Aggressive Anti-Sicilian Systems: The Grand Prix Attack

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Aggressive Anti-Sicilian Systems: The Grand Prix Attack

The Sicilian Defense is notoriously theoretical and 1…c5 players are normally ready to face the main lines after 2.Nf3 and 3.d4. It makes sense, therefore, to take these players out of their comfort-zone with one of the anti-Sicilian systems.

In this video – a free preview of  Sneaky Anti-Sicilians – IM Lawrence Trent shows how to play the most aggressive of the anti-Sicilian systems, the Grand Prix Attack.

This opening got its name from the considerable success it brought GMs Hebden, Hodgson and FM Rumens in the English Grand Prix tournaments in the 70s and 80s.

The Grand Prix Attack is characterized by the moves 1.e4 c5 2.Nc3 Nc6 3.f4. White refuses to open the position early with the usual d4 and, instead, moves the f-pawn. This allows Black the use of the d4 square and he often seeks to strengthen his control of it by fianchettoing his Bishop on g7.

Now White has a choice to make: whether to develop his light-squared Bishop to c4 or b5. The one square makes a difference. If White plays Bc4, he’s eyeing f7, the well-known weak spot in Black’s position. By castling Kingside and opening the f-file, this pressure can be increased. Already, Black has to be careful. A normal …Nf6 is exposed by e5, pushing the Knight back to its original square.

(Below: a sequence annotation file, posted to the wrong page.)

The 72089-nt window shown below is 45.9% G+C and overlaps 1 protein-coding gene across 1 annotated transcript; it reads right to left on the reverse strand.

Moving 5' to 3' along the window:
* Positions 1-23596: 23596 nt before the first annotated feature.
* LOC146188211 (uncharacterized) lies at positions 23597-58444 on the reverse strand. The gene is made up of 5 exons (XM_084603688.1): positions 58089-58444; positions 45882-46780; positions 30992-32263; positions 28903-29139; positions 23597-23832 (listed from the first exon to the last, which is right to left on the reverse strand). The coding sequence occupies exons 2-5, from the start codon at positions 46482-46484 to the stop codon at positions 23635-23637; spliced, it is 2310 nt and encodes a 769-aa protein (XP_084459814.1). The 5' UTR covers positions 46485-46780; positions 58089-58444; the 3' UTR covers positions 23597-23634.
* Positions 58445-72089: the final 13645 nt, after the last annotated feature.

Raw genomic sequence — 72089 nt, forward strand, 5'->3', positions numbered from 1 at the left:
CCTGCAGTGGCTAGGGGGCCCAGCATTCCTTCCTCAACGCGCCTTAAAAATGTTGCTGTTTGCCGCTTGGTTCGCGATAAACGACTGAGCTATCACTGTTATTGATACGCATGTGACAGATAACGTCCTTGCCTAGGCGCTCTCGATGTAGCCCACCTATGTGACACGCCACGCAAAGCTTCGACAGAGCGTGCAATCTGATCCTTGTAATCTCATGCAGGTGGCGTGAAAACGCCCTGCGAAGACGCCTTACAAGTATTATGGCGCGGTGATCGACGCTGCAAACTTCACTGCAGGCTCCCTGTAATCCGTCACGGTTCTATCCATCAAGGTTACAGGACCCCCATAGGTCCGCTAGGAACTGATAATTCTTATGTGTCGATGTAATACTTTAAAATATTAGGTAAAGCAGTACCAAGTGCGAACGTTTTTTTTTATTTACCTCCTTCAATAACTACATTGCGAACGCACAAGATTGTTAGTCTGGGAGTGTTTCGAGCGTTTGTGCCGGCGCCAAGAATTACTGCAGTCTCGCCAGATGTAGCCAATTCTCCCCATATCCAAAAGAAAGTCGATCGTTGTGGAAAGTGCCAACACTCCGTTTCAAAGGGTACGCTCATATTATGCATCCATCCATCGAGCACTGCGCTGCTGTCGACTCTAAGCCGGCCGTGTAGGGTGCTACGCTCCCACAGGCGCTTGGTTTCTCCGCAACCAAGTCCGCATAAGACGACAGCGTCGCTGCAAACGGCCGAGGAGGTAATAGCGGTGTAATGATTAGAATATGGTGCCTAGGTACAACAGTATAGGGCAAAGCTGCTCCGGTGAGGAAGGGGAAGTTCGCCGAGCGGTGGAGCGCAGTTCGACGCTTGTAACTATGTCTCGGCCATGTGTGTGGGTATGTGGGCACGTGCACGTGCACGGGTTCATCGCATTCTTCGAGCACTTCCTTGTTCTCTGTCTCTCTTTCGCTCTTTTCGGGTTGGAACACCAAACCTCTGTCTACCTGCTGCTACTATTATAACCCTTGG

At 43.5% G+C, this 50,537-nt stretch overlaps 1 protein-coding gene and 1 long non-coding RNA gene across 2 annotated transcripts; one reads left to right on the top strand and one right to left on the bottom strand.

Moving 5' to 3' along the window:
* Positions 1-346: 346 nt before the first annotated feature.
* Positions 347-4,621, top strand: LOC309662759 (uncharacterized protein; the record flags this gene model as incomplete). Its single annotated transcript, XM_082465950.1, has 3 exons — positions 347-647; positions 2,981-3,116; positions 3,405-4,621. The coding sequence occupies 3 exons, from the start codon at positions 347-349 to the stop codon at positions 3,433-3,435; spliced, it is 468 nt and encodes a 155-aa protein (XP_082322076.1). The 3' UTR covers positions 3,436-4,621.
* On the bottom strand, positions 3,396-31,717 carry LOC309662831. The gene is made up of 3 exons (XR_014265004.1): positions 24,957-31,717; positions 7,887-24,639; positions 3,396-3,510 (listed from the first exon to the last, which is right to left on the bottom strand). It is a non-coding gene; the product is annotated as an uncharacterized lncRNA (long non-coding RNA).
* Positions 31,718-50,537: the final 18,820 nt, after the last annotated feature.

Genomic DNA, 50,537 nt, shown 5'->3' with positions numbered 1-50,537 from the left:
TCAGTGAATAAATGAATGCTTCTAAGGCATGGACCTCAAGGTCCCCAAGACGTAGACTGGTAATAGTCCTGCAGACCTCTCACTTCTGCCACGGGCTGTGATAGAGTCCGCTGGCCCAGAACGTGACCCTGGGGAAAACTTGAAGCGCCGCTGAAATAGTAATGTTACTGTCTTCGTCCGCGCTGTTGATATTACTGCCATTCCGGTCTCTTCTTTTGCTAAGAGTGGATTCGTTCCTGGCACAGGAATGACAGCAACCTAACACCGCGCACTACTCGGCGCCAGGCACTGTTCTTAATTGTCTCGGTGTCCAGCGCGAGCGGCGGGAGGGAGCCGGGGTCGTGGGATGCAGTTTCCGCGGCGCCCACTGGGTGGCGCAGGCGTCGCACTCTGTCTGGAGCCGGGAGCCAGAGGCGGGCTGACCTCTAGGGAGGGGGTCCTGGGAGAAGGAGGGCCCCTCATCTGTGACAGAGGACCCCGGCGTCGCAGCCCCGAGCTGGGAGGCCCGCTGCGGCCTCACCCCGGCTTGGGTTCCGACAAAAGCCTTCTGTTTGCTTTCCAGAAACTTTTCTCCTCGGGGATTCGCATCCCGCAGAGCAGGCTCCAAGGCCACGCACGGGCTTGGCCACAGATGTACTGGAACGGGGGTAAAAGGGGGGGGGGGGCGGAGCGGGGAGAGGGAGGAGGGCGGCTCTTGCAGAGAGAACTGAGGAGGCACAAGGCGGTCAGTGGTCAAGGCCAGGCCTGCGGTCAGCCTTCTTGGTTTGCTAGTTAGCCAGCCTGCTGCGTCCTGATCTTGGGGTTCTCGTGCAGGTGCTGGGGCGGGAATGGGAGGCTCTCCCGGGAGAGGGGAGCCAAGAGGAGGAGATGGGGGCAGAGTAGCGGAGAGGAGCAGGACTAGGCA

It’s natural for Black to block the c4-f7 diagonal with …e6. This allows Black to move his Knight to e7 instead of f6 later on. However, it also introduces an aggressive possibility for White, f4-f5!?, a dangerous pawn sacrifice, opening lines.

One of the plus points of the Grand Prix Attack is Black often has to castle Kingside as it takes too long to move all the pieces between King and the a8 Rook. Then White can follow a simple attack plan: Qd1-e1-h4, f4-f5, Bc1-h6, exchange Bishops, Nf3-g5. It’s simple, yet dangerous.

Of course, Black can survive, but he needs to know what he’s doing and tread very carefully. That’s what makes this the best of the anti-Sicilian systems if you want to take your opponent out of book while keeping serious winning chances.

 

Enjoy this video and remember to check out the complete course here.

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